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Mel Stottlemyre gets plaque in Monument Park, and he's last to know

Former New York Yankees pitcher and pitching coach

Former New York Yankees pitcher and pitching coach Mel Stottlemyre acknowledges the fans as he stands next to his Monument Park plaque during the 69th Old-Timers' Day at Yankee Stadium before a baseball game between the Yankees and the Detroit Tigers on Saturday, June 20, 2015. Photo Credit: Kathleen Malone-Van Dyke

With his cane resting beside him as he sat at a podium, Mel Stottlemyre spoke about what really gives him comfort and support. It is the pinstriped outfit he has been wearing on and off for 51 years.

"I can honestly say," he said with a catch in his voice, "that every time I put this uniform on -- even though we weren't -- I felt unbeatable."

Just the thought of getting to Old-Timers' Day Saturday, being with former teammates, colleagues and pupils and putting on the interlocking NY and his familiar No. 30 made him determined. No matter what his doctor said about his latest battle with cancer, he was not going to miss flying from his home near Seattle.

And now nothing will ever take him away.

Stottlemyre, 73, now is part of Monument Park at Yankee Stadium after an announcement that stunned and moved him. " 'Thrill' isn't a word to use. It's beyond that," he said at a news conference that he never expected to have. "I'm just tickled pink to be here, No. 1, and then to have an honor like that is really something special."

His wife, Jean, knew about it ahead of time. So did other family members, along with Joe Torre, his former boss, and Willie Randolph, who also wore 30 and had a scheduled enshrinement. But Stottlemyre, who played with Mickey Mantle and coached Mariano Rivera, had no idea what was happening until the final moment of the Old-Timers' introductions.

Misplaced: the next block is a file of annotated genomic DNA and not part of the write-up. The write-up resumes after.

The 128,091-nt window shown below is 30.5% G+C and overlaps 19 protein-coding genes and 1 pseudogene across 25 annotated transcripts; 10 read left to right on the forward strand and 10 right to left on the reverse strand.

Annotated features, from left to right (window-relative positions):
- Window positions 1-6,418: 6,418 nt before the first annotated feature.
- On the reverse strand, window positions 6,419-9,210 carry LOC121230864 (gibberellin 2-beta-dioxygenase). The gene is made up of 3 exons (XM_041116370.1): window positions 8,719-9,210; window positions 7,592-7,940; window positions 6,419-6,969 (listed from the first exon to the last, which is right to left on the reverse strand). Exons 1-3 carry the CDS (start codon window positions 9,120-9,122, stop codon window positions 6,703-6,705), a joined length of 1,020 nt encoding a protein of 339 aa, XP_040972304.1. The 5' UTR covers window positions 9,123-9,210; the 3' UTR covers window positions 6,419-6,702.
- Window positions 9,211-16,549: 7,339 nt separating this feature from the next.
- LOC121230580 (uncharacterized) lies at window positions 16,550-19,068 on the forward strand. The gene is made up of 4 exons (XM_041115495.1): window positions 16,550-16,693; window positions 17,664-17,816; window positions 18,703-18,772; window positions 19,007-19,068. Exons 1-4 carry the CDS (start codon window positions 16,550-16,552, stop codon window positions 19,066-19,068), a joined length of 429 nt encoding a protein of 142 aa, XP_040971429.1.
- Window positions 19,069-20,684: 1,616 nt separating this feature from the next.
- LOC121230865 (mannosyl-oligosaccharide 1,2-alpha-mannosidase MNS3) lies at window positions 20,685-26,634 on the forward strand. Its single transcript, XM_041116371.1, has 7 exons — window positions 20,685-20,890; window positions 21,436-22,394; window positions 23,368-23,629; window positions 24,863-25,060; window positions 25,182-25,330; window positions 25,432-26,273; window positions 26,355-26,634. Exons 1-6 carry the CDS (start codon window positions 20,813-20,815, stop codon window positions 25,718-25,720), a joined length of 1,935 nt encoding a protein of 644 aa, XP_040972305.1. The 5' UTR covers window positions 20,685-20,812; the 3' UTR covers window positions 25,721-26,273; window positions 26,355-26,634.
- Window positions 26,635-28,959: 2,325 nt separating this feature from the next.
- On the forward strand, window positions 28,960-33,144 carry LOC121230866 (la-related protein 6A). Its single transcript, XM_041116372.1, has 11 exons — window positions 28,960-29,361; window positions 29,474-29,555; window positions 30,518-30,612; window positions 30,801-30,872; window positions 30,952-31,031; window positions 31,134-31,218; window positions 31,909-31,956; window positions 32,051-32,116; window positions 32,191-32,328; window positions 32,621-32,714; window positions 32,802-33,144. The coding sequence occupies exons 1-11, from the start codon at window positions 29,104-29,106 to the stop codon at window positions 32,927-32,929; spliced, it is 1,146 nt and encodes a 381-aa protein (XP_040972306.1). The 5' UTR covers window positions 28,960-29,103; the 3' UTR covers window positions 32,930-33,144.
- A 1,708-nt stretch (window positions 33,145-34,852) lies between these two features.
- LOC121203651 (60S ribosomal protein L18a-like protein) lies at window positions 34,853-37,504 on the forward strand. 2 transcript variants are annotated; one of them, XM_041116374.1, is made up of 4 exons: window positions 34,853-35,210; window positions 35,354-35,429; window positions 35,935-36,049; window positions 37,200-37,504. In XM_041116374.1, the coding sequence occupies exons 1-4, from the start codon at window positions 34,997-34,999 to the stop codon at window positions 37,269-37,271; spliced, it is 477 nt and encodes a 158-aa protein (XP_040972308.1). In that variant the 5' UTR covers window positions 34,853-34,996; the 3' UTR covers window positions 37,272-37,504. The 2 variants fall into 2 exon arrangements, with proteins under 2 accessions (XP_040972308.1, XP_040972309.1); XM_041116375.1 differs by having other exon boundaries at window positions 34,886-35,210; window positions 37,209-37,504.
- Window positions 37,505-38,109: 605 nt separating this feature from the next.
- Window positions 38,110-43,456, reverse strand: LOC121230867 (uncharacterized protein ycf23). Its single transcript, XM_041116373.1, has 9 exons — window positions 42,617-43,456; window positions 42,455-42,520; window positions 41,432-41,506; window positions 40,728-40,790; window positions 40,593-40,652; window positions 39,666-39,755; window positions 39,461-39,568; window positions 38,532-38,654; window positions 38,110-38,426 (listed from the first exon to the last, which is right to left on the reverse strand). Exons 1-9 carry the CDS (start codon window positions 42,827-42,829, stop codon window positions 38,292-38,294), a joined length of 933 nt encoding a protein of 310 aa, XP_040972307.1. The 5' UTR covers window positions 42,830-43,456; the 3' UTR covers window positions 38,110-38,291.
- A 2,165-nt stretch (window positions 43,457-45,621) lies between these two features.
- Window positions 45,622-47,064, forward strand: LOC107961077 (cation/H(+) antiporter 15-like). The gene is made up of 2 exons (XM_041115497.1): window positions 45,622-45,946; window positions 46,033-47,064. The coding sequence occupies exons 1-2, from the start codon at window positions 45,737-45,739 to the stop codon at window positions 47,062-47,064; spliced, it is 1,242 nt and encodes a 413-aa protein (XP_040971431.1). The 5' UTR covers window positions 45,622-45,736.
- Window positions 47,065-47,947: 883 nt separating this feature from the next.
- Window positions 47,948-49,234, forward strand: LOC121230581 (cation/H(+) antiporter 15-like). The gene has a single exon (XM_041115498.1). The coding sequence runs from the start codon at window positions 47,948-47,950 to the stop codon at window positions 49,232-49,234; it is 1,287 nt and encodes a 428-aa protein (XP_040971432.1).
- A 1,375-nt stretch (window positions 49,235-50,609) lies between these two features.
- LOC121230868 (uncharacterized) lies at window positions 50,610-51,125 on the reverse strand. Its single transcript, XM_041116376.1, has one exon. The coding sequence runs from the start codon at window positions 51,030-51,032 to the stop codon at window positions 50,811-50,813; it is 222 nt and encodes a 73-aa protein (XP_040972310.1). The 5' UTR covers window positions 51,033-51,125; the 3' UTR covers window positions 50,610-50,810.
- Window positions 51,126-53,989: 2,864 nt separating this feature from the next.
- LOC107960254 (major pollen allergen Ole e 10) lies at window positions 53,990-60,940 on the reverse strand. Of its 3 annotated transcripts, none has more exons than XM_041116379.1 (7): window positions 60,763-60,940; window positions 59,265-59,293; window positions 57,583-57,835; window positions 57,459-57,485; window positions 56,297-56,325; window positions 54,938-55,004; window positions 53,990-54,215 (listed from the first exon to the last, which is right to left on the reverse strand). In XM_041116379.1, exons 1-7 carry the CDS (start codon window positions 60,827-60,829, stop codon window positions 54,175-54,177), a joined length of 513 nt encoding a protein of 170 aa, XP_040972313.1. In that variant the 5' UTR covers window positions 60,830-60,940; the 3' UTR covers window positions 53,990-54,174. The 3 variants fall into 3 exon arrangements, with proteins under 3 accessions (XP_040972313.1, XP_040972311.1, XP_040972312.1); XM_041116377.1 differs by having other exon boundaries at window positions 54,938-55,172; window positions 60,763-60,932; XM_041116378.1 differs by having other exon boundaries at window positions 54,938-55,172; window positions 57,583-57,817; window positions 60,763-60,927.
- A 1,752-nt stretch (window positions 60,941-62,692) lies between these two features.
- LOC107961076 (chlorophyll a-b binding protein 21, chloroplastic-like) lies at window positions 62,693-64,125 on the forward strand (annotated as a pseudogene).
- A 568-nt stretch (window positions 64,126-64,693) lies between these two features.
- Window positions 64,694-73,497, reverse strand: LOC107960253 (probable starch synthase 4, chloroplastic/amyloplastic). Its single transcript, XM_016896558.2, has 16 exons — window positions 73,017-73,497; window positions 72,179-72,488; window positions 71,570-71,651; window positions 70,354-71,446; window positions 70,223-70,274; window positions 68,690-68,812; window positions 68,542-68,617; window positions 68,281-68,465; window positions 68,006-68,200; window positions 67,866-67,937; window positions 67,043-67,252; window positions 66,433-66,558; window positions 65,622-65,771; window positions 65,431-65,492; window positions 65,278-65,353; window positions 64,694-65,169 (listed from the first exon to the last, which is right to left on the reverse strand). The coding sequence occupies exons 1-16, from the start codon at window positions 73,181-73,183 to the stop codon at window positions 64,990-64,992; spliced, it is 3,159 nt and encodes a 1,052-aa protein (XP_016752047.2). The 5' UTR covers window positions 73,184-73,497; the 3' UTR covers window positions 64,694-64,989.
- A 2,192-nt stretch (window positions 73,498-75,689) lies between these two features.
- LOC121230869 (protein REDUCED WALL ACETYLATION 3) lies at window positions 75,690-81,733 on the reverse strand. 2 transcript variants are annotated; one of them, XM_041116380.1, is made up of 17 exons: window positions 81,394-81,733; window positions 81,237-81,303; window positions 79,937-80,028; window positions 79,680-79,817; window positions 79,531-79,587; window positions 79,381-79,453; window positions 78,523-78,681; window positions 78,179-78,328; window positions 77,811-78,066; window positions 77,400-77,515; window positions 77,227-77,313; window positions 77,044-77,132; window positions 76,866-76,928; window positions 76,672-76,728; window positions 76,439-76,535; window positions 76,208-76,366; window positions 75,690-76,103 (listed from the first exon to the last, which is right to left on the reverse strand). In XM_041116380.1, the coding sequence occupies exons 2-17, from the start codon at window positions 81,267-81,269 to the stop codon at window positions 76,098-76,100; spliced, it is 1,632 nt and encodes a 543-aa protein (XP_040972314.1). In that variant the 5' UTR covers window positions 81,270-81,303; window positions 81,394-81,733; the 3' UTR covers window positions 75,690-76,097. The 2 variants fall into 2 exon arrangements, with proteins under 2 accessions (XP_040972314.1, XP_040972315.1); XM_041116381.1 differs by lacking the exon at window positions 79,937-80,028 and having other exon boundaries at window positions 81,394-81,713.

"I was sitting there by myself and I actually thought they forgot me," he said.

Before he knew it, he was telling the crowd, "I've been battling this dreaded disease for quite some time" -- a disease that he thought he had defeated years ago. In an instant, the other old-timers were swarming him as if he had won a World Series game (as he did as a rookie against Bob Gibson in 1964). There he was, posing with his plaque as the speakers poured out the Yankees' theme song.

"This is such a shock to me because the era that I played in was an era, for the most part, the Yankees have tried over the years to try to forget a little bit,'' Stottlemyre said. "We went to being in the World Series in 1964 to being sixth in 1965 to being dead last in 1966."

No, he never has been and never will be forgotten for having been a mainstay during lean years and a visionary coach during the latest reign. Randolph said that going into Monument Park with Stottlemyre "was like icing on the cake for me."

Sure, Stottlemyre was pitching coach for the 1986 world champion Mets and also worked for the Astros and Mariners. But his heart insists he is and always will be a Yankee.

"The pinstripes to me, they mean everything. It's my ballclub. This is my second home. My wife feels the same way," he said.

He never had a chance to prepare remarks, so you knew whatever he said to the crowd came directly from the heart, such as: "If I never get to come to another Old-Timers' game, I will take these memories that I have today and I will start a new baseball club, coaching, up there, whenever they need me."

Despite knowing the severity of his prognosis, Stottlemyre still is determined to defeat cancer. On Saturday especially, with his pinstripes on, he felt unbeatable.


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